Poor old November. Poems have been written about its lack of personality. Yet it’s a month full of ordinary magic.
1. There’s the chance to revisit ‘No!’ (or ‘November’) by Thomas Hood.
No sun—no moon!
No morn—no noon—
No dawn—no dusk—no proper time of day—
No sky—no earthly view—
No distance looking blue—
No road—no street—no “t’other side the way”—
No end to any Row—
No indications where the Crescents go—
No top to any steeple—
No recognitions of familiar people—
No courtesies for showing ’em—
No knowing ’em!
No traveling at all—no locomotion,
No inkling of the way—no notion—
“No go”—by land or ocean—
No mail—no post—
No news from any foreign coast—
No park—no ring—no afternoon gentility—
No company—no nobility—
No warmth, no cheerfulness, no healthful ease,
No comfortable feel in any member—
No shade, no shine, no butterflies, no bees,
No fruits, no flowers, no leaves, no birds,
Thomas Hood 1844
It’s a cry against dreariness – but as he was also a humorist it’s also clever and funny. Humour is one of our tricks for saving ourselves from gloom.
The poem appears in different forms. This version includes all the lines I could find from various sources.
Hood was writing about London in a fog, apparently. For me, though I’m still experiencing November from a Northern Hemisphere, European, UK (English, West-Dorset) perspective, things are not so bad.
Nature performs all kinds of magic. Here’s a colourful spot in the sky – part of a sun halo seen late afternoon in early November. Probably ice crystals in high cirrus clouds.
2. As the month begins, the trees are still undressing.
3. It’s a month of exciting transitions, from the whiff of gunpowder to the prospect of Christmas. November begins with a bang.
4. November can be modest too: it appears to have borne its shift from ninth month in the early Roman calendar to its current position as eleventh month without complaint.
5. November isn’t quite winter yet. It’s only late autumn. Not every day in November is sombre: we sometimes have bright and clear days.
6. In November it’s easier to remember what a blessing it is to have warmth and shelter and enough to eat and drink. Perhaps that’s why we’re more inclined at this time of year to give to charities, to buy that copy of the Big Issue, or think about what it means to be homeless. I’ve slept in a tent in November and am grateful for solid walls and a roof that doesn’t leak.
7. Sometimes you can wake to a morning when you don’t have to rush outside. You can keep dry and warm and enjoy a special breakfast. There are so many things to enjoy in just this one bowl: a total treat.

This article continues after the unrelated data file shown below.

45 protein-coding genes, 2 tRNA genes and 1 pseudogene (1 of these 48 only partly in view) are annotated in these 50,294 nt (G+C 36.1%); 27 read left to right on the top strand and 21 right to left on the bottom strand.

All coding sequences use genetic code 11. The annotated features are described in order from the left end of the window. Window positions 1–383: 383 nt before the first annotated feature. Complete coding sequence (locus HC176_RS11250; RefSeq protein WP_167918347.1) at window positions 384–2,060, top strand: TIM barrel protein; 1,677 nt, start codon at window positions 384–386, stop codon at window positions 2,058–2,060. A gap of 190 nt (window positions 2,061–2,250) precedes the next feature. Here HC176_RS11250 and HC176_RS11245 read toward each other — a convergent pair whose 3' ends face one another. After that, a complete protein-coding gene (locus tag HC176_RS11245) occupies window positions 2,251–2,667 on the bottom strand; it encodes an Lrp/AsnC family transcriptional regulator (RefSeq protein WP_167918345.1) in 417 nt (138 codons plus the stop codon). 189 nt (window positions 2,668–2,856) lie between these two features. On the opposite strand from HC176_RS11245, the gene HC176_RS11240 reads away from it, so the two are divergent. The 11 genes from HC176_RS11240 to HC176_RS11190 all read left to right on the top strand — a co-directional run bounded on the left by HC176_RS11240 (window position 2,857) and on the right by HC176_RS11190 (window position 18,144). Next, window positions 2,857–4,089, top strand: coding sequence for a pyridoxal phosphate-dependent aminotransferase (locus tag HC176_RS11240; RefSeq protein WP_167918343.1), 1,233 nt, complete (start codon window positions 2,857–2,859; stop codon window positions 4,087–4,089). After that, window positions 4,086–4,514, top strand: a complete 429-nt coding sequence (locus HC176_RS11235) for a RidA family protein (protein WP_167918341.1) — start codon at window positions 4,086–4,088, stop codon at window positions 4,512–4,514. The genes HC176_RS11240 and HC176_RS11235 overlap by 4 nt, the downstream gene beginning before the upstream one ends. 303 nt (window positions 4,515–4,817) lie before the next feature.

A funny little face:
- apples came from a nearby tree
- red hair: the last of the autumn raspberries from the garden
- organic oatmeal in delicious low-cal coconut milk topped with vanilla soya yoghurt – all available to buy within a five-minute walk of home
- three little spice biscuits for eyes and nose – a seasonal Dutch treat from the store cupboard
- a beard of chocolate hundreds and thousands – Fairtrade, brought back from visits to the Netherlands.
- the teaspoon is a pen sticking out of its mouth. Did you think it was a pipe?
Though it’s always a little sad to eat the face, especially the eyes, it’s another reminder of life’s transitions. Also, it’s delicious. Feasting is another way to defeat the gloom!
8. The birds return to the garden. Blackbirds seem to stay away in high summer, perhaps put off by the shrieks of nesting seagulls. In autumn, they return, flicking dead leaves across the path, enjoying fallen apples. This one has white feathers in its tail.
The messiness of the garden lends itself to searches for spiders and insects: visits from blue tits, long-tailed tits, the wren and the robin.
Changes and tidying up, if done slowly, allow the garden to adapt. That’s my theory! The territorial robin warbles its deceptively gentle winter song, singing up at the kitchen window from the top branch of the unpruned black elder.
9. Rain refills small garden ponds and replenishes the ground with moisture lost in the long summer drought. A little gentle rain softens the soil – and makes it less likely for water to run off when the storms and downpours come.
Rain is notoriously difficult to photograph. In films they have to have ‘special rain’ that can be seen. But on a day when the rain lashes the windows it’s easier to see and easy to appreciate being indoors!
10. Number ten? Well it is nearly December! As the leaves fall, bare twigs and branches are outlined against the sky. The structure of things has its own beauty.
On dark nights we can be cosy at home – if we are lucky enough to have one. Every day that is a little shorter brings us closer to the winter solstice and the turning of the year. Let’s enjoy every day as it comes. There’s no need to hurry things along!
What’s November like where you are?
What do you enjoy about November?
If you need to keep your spirits up, what works for you?